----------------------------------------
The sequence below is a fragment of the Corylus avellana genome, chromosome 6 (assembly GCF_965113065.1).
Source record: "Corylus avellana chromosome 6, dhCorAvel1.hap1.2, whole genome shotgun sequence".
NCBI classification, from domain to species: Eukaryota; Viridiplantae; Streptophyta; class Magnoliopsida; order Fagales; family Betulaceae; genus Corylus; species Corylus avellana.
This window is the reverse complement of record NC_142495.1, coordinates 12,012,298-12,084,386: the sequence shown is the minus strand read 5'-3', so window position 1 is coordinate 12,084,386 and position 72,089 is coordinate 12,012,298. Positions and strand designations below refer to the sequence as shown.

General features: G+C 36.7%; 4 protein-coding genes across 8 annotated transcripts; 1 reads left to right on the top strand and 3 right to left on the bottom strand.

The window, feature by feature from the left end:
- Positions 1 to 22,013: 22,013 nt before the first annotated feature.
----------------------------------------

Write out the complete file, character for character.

The sequence below is a fragment of the Corylus avellana genome, chromosome 6 (assembly GCF_965113065.1).
Source record: "Corylus avellana chromosome 6, dhCorAvel1.hap1.2, whole genome shotgun sequence".
NCBI classification, from domain to species: Eukaryota; Viridiplantae; Streptophyta; class Magnoliopsida; order Fagales; family Betulaceae; genus Corylus; species Corylus avellana.
This window is the reverse complement of record NC_142495.1, coordinates 12,012,298-12,084,386: the sequence shown is the minus strand read 5'-3', so window position 1 is coordinate 12,084,386 and position 72,089 is coordinate 12,012,298. Positions and strand designations below refer to the sequence as shown.

General features: G+C 36.7%; 4 protein-coding genes across 8 annotated transcripts; 1 reads left to right on the top strand and 3 right to left on the bottom strand.

The window, feature by feature from the left end:
- Positions 1 to 22,013: 22,013 nt before the first annotated feature.